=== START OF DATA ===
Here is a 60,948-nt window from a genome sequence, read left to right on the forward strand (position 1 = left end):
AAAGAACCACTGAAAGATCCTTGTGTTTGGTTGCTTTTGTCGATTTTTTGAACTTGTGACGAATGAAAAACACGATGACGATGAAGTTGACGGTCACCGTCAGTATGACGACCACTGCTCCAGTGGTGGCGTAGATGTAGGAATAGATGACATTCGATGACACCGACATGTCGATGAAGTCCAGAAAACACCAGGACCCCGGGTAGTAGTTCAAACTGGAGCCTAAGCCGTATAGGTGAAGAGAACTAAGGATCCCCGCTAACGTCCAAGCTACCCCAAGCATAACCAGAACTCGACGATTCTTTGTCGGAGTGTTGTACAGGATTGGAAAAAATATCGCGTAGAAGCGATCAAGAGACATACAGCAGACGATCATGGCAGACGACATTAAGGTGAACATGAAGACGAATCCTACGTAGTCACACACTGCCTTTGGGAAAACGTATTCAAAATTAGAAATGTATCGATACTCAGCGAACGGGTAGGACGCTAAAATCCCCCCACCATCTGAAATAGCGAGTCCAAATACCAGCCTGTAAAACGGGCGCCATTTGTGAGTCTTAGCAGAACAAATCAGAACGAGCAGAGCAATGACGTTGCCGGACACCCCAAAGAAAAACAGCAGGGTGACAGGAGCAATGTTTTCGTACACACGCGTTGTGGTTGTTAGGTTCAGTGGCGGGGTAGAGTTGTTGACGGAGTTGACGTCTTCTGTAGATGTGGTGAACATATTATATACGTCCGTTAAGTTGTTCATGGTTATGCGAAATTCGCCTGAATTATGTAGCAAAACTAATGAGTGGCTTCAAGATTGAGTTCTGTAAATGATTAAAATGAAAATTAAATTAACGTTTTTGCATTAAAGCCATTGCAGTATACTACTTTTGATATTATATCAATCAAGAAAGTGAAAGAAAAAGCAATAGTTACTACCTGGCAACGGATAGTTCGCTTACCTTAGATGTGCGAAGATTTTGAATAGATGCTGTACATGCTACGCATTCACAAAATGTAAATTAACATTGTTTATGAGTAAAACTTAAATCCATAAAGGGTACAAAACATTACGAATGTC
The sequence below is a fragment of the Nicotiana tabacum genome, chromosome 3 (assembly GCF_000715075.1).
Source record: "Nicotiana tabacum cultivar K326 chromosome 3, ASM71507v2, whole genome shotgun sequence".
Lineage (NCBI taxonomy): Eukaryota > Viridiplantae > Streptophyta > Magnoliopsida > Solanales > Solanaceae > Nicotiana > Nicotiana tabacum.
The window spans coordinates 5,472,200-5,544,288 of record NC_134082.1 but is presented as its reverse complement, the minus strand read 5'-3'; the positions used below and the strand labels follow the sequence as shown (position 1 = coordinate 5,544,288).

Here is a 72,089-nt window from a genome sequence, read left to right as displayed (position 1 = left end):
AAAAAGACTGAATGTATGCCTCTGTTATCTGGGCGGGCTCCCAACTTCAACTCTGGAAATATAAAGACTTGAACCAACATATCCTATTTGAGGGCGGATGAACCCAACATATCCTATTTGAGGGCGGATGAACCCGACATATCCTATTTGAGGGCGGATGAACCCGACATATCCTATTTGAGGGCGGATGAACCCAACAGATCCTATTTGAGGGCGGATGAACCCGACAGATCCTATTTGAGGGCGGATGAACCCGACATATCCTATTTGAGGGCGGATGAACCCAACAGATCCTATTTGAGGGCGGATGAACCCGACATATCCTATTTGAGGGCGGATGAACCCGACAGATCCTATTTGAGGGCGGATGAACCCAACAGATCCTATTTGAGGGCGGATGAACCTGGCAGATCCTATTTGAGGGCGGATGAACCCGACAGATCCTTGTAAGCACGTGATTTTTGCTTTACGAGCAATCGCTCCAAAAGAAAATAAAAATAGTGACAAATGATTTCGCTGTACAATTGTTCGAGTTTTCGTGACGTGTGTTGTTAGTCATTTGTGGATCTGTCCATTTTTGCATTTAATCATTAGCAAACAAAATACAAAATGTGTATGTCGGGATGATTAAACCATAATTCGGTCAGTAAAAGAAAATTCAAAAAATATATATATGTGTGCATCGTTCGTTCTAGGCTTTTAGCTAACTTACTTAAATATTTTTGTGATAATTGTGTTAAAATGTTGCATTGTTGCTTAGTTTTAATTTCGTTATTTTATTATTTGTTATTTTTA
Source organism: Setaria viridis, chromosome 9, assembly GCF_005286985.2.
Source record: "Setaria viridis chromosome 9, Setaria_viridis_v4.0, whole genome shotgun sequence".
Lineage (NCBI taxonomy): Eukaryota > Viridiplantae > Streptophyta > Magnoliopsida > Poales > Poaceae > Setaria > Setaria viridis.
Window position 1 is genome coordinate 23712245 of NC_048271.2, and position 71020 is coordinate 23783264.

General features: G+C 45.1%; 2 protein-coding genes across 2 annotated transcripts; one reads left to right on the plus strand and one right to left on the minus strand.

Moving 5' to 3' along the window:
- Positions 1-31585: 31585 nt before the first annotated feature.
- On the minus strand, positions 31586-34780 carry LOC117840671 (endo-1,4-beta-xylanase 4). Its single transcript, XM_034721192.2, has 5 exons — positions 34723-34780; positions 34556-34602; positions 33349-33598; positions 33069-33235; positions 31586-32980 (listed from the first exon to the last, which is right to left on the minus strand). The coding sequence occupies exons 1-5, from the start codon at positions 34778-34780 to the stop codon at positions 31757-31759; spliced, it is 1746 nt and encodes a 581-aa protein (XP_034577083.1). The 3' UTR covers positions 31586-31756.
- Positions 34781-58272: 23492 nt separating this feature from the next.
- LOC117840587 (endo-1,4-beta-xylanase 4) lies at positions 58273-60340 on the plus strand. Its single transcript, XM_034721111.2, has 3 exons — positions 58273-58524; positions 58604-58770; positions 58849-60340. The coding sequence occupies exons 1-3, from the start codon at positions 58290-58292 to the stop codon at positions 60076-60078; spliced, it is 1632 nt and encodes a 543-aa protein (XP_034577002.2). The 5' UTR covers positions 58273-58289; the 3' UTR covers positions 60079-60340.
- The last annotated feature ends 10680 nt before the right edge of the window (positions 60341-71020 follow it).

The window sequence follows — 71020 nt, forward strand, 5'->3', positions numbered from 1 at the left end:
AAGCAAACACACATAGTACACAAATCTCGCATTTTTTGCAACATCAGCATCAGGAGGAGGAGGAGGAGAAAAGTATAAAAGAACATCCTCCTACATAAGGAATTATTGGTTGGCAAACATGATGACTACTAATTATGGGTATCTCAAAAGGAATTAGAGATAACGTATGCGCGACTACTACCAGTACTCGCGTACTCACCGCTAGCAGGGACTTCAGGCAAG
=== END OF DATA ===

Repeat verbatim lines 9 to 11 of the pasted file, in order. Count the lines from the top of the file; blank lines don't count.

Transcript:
Source organism: Setaria viridis, chromosome 9, assembly GCF_005286985.2.
Source record: "Setaria viridis chromosome 9, Setaria_viridis_v4.0, whole genome shotgun sequence".
Lineage (NCBI taxonomy): Eukaryota > Viridiplantae > Streptophyta > Magnoliopsida > Poales > Poaceae > Setaria > Setaria viridis.